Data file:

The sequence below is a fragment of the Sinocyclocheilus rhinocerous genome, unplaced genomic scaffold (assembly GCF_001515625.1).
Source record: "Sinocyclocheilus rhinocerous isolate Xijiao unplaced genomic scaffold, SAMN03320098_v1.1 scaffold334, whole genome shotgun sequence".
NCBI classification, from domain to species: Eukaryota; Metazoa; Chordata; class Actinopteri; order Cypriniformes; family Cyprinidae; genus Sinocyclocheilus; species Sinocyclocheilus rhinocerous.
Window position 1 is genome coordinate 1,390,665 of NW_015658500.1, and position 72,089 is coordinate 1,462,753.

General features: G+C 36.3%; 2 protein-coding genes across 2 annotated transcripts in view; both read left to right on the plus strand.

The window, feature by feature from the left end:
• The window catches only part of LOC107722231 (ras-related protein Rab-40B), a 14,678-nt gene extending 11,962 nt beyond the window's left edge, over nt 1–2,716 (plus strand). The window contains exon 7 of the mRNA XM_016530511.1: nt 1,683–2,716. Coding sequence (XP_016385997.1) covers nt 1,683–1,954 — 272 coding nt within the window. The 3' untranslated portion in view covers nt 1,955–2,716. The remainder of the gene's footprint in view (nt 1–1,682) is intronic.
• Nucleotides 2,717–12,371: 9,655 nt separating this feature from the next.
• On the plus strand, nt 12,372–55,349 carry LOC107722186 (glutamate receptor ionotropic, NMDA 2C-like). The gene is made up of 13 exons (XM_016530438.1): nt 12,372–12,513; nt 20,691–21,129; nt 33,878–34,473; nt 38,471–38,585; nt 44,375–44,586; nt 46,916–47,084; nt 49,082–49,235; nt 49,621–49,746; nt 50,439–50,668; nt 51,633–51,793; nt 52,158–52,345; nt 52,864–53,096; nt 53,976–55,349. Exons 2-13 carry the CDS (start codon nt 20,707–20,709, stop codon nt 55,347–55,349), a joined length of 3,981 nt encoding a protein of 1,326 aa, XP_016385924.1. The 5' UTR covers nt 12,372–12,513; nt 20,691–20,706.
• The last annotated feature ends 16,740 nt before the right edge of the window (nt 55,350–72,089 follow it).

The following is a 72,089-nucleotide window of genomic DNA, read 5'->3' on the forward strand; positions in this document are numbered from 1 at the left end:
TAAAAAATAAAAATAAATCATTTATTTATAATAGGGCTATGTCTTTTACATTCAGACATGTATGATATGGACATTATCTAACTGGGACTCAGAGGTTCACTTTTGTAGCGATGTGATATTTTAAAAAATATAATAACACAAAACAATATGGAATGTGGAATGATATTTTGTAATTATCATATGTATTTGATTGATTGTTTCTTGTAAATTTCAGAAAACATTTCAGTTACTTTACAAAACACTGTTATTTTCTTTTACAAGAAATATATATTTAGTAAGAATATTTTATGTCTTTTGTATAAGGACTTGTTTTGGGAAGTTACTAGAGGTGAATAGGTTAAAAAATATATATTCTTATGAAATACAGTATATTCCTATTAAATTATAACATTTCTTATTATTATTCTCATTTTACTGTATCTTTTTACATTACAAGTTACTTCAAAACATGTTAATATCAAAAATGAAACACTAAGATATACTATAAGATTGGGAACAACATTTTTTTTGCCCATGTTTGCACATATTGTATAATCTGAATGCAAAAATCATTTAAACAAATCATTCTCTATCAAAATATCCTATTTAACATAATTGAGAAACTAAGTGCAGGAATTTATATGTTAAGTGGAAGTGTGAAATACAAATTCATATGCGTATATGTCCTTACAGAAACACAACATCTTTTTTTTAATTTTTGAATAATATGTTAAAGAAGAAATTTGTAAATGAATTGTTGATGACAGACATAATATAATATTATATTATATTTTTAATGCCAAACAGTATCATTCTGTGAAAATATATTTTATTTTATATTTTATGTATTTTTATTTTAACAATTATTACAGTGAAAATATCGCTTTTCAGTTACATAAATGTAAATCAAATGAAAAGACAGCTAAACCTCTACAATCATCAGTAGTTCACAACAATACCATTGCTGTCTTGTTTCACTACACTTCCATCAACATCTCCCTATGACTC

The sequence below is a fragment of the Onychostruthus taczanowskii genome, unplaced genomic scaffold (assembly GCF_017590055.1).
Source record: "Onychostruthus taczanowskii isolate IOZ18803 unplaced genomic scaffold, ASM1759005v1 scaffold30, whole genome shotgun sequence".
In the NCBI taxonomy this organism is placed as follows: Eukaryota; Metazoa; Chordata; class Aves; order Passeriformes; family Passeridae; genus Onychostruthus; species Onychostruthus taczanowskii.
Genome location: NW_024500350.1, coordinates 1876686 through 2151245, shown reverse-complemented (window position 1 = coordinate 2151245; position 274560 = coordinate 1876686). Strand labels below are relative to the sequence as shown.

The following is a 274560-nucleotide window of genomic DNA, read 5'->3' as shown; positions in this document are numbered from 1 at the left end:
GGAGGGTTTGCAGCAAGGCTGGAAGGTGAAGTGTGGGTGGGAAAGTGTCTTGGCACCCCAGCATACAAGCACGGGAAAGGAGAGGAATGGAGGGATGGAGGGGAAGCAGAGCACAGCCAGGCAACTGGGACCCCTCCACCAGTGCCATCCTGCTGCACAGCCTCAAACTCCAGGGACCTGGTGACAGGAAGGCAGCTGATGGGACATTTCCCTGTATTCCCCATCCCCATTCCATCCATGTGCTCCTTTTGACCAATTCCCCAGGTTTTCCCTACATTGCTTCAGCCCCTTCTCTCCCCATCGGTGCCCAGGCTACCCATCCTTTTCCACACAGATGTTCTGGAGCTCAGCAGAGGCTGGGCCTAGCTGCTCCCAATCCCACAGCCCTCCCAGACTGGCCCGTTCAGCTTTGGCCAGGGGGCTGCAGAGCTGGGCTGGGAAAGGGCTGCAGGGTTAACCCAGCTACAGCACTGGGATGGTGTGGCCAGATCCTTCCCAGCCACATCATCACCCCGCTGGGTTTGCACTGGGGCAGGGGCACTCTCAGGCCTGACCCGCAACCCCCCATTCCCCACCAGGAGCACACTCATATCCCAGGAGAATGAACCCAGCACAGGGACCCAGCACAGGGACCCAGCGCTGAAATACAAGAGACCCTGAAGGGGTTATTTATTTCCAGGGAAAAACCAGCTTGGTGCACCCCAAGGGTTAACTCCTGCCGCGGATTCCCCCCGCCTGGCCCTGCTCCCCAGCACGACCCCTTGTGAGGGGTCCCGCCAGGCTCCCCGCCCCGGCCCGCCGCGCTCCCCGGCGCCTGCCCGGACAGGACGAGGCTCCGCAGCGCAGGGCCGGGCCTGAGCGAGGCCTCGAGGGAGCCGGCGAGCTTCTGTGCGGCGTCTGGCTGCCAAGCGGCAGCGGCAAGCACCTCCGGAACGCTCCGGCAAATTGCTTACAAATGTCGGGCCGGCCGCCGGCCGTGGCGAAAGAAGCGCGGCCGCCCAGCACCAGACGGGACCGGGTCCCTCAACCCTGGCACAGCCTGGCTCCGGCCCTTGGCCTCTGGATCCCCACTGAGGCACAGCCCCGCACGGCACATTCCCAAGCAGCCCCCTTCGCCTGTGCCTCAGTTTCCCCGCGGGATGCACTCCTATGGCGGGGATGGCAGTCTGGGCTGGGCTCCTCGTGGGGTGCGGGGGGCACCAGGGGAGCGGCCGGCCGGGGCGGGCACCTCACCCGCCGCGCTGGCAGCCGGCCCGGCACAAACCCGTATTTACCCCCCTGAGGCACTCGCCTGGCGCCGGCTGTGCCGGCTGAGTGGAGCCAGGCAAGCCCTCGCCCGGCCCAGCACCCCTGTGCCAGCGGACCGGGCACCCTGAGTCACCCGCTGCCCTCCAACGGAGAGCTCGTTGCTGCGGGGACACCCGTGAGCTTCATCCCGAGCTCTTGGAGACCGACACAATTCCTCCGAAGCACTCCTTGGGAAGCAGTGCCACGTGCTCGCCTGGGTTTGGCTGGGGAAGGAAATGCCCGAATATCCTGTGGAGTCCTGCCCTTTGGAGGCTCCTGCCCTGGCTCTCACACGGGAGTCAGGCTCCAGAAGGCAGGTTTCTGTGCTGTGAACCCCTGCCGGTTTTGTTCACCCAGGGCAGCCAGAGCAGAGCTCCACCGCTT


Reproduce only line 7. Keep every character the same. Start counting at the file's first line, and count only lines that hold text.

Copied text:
• The window catches only part of LOC107722231 (ras-related protein Rab-40B), a 14,678-nt gene extending 11,962 nt beyond the window's left edge, over nt 1–2,716 (plus strand). The window contains exon 7 of the mRNA XM_016530511.1: nt 1,683–2,716. Coding sequence (XP_016385997.1) covers nt 1,683–1,954 — 272 coding nt within the window. The 3' untranslated portion in view covers nt 1,955–2,716. The remainder of the gene's footprint in view (nt 1–1,682) is intronic.